10 Ways To Deal With Anxiety During A Pandemic
Updated: Jun 29, 2020
If you’re feeling anxious lately, you’re not the only one. We’re in the middle of a pandemic which occurs once in a decade, so this is something we’ve never experienced before. We’re bombarded on a daily basis with negative news about the rising infection-levels, low ICU capacities, people panic-buying groceries and extended lockdowns with no end in sight. When we’re in such uncertain situation where we feel like we have no control, staying mentally healthy could become a challenge for many. Being isolated at home during a pandemic can not only cause anxiety, but it can also impact our sleep, memory and emotion regulation. Also people with existing psychological disorders such as patients with Social Phobia, PTSD (post-traumatic stress disorder), GAD (generalised anxiety disorder) and OCD (obsessive-compulsive disorder) are being affected by the coronavirus as they are receiving less regular therapy, more exposure to their fears and less social support due to social distancing.
Although it seems hard to do something about your anxiety and excessive worrying, taking care of your mental health should be your top priority right now. Here’s couple of things you could do to manage your anxiety and excessive worrying;
Focus on what you can control
When we keep focussing on things we can’t do anything about, such as the current situation (how long the pandemic will last, how it will affect the lives of many or the economy) or people’s behaviour (how are they going to react), we are left with feeling overwhelmed and drained. However, what we can do is having control over our own thoughts, emotions and behaviour towards it. For example following up your governments’ measurements to minimise the spread and flatten the curve. There are many other ways to gain control which I will describe further with the following points.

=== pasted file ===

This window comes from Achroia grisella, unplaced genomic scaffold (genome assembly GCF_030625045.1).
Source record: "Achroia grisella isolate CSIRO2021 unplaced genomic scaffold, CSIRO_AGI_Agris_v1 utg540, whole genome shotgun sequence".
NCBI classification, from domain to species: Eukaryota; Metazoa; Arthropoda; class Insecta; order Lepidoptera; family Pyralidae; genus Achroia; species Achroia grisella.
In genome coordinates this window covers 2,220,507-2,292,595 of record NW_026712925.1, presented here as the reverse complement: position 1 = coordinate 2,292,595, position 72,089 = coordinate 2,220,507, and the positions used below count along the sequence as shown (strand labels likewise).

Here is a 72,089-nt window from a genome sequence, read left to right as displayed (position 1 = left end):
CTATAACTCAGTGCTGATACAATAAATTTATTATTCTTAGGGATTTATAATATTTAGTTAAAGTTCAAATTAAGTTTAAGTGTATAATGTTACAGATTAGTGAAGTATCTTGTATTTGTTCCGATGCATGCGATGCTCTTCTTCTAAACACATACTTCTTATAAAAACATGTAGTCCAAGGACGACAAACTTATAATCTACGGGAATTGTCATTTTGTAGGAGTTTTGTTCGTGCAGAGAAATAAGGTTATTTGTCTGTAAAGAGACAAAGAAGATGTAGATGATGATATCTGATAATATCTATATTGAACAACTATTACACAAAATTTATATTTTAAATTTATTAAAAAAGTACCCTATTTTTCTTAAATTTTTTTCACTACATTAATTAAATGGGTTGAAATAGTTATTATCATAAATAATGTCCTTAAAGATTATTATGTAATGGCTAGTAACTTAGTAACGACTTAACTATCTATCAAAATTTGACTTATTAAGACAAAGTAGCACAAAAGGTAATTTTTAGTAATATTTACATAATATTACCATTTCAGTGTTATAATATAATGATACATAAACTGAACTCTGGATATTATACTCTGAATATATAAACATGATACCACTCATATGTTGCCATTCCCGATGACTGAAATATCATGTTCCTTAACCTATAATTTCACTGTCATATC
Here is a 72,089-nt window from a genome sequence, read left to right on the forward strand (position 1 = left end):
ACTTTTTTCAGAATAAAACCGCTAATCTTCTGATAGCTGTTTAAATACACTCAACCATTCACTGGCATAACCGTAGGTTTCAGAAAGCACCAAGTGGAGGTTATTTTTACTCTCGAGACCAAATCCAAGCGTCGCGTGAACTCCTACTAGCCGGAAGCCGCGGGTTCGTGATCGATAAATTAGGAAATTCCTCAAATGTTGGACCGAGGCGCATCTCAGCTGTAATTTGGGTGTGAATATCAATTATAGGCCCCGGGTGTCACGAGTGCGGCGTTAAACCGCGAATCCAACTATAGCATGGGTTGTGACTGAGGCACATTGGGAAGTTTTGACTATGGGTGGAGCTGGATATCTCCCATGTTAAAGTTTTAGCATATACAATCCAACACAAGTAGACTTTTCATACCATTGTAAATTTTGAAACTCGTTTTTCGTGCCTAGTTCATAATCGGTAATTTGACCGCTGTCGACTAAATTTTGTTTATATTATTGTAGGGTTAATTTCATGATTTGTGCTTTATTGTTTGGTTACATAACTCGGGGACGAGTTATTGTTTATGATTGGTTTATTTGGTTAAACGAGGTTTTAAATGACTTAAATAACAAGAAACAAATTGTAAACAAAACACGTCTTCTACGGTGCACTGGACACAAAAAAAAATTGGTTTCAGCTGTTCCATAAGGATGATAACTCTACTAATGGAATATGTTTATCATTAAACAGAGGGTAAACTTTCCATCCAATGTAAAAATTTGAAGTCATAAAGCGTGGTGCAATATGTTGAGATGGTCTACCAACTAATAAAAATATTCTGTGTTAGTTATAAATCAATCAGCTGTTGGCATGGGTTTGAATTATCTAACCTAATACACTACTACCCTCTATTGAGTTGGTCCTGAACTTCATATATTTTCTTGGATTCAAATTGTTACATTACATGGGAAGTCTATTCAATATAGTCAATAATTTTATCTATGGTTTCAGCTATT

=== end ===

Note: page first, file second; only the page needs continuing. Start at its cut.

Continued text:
Maintain social connection
Having to stay at home does not mean we can’t be in touch with anybody. We are social animals and are hardwired for connection. If we isolate ourselves from other people, we can become lonely which in turn triggers other psychological issues. That’s why it’s important to stay connected and doing so has never been easier with technology at our fingertips. Use video calls such as Facetime, WhatsApp, Skype or Zoom to call your family members, friends and colleagues. Don’t let the pandemic dominate each conversation, rather talk about other stuff that is going on in your life. Social media can be powerful to stay connected in a greater sense with your community and the world, but be mindful to turn it off when you feel it makes your anxiety worse.
Importance of self-care